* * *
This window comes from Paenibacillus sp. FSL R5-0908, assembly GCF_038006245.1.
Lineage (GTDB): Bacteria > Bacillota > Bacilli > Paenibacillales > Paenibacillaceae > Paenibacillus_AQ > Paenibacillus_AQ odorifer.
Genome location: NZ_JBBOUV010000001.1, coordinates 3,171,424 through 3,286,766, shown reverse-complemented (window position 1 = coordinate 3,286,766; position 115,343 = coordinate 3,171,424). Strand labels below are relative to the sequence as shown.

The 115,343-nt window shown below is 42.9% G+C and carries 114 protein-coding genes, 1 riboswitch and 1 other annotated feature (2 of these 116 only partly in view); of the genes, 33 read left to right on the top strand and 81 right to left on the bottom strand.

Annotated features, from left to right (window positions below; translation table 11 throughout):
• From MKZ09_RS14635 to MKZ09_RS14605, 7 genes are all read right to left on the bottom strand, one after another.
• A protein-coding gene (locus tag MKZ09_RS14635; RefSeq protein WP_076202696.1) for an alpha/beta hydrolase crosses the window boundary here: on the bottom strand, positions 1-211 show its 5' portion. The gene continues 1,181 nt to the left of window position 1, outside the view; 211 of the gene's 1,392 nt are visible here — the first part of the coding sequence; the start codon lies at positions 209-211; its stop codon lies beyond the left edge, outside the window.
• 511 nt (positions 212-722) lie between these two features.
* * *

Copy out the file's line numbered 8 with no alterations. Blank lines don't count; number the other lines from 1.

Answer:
• 511 nt (positions 212-722) lie between these two features.